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Fallen Paperback – September 28, 2010
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Copyright © Reed Business Information, a division of Reed Elsevier Inc. All rights reserved. --This text refers to the Hardcover edition.
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Photo credit: Christina Hultquist
Top Customer Reviews
Again, we have another *Twilight* clone, but this book makes *Twilight* look like the Great American Novel. Reading this book is like entering a kind of prison where you are forced to hear every inane thought of the most shallow, dimmest girl in the world. Actually, it's not *like* that. It IS that. Luce, our heroine, has been sent to a reform school because a boy, like, spontaneously combusted at her fancy boarding school, and she was the only witness, so the police think she was somehow involved. *Fallen* follows Luce's year at this reform school, wherein she carefully examines the cuteness and dateability factor of every boy she encounters. Of course there's a *dark, tortured* guy who immediately attracts her attention. He flips her off when he catches her looking at him, so naturally she instantly falls for him. In fact, she becomes creepily stalkerish, using her one sort-of friend to steal his school file so she can learn more about him.
The pacing is abominable. We get more than 300 pages of nothing but "OMG he's cute, does he like me? Why doesn't he like me? Oh there's another cute boy! Is he cuter than Daniel? I don't know! Oh, what shall I do? Oh no, another boy caught on fire!" We are mired in boy-crazy teenage-girl minutiae and Luce's increasingly bad decisions. Then the final 30 or so pages are filled with many WHAT THE WHAT moments, hugely telegraphed plot points, and jam-packed with mysteries with no explanations only as an excuse to continue this drivel through not one, but two more books.Read more ›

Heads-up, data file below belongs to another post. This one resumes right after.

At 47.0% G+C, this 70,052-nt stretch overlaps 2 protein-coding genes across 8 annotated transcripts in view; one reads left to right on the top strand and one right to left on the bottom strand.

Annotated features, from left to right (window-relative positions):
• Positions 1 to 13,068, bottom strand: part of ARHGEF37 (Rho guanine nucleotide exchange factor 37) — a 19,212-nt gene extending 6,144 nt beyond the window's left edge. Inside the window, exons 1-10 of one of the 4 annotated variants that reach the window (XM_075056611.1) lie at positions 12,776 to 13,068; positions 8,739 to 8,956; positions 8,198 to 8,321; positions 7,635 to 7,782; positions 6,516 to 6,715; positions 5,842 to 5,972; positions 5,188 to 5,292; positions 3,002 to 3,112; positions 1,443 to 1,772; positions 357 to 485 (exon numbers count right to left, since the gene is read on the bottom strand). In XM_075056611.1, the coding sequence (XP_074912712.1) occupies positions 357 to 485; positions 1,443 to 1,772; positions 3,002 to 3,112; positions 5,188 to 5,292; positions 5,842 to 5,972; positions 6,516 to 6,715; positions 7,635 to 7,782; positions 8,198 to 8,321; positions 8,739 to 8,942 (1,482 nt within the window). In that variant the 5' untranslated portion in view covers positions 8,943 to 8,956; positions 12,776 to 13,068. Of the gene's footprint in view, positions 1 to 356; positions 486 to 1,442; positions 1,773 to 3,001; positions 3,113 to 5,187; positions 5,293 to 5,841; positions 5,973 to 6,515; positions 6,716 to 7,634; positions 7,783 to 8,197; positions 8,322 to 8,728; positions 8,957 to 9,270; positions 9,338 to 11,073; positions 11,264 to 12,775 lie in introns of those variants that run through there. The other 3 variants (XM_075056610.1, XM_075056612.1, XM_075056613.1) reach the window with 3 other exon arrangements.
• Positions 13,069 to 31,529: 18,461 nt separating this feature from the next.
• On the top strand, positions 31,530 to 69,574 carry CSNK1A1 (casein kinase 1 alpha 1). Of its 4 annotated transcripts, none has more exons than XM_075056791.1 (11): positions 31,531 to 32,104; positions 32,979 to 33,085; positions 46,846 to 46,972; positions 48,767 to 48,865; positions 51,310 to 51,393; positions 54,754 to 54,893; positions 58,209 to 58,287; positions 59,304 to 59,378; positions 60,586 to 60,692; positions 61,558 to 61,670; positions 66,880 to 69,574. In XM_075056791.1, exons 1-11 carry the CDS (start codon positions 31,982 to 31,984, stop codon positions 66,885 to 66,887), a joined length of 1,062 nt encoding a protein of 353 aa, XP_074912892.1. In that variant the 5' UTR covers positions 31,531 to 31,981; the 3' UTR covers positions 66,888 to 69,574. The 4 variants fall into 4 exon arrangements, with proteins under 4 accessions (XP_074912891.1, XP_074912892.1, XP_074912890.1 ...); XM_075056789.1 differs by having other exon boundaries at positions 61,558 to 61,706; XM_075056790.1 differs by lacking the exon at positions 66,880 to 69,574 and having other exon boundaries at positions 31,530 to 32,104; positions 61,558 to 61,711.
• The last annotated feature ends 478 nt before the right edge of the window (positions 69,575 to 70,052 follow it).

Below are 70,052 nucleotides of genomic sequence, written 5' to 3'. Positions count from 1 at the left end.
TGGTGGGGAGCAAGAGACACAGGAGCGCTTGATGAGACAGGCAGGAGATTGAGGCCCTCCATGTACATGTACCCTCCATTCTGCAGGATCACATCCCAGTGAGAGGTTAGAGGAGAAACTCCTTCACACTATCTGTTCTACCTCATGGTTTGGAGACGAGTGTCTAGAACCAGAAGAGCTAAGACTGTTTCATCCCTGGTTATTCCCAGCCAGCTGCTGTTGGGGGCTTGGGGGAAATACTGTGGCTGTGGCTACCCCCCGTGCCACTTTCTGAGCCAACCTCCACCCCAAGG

Faith Mitchell shows that she's got the same problems as many parents. She has an infant being watched by her mother and must get home to pick up the child.
Her mother, Evelyn, a retired police commander, is watching Faith's four-month-old dauther, Emma. Faith has been through countless training exercises but when she sees a bloody handprint on her mother's door, she goes into another gear.
After Faith calls for backup, she senses that her mother is in danger and decides not to wait. She enters the home and finds one man deceased, then she confronts two others. There is a deadly encounter at this point that is most visual, as if the reader were watching the action taking place before them.
Will Trent is Faith's partner. Amanda Wagner is his boss and Evelyn's best friend. They lead the investigation and we learn that Evelyn was the commander of a narcotics division prior to her retirement. There was a situation within her unit and due to the legal implications, Evelyn took an early retirment.
The story deals with the loyalty Will and Amanda have for their friend Evelyn. The evidence seems to show that there may be a problem with Evelyn's background but her friends remain strong in their belief of her.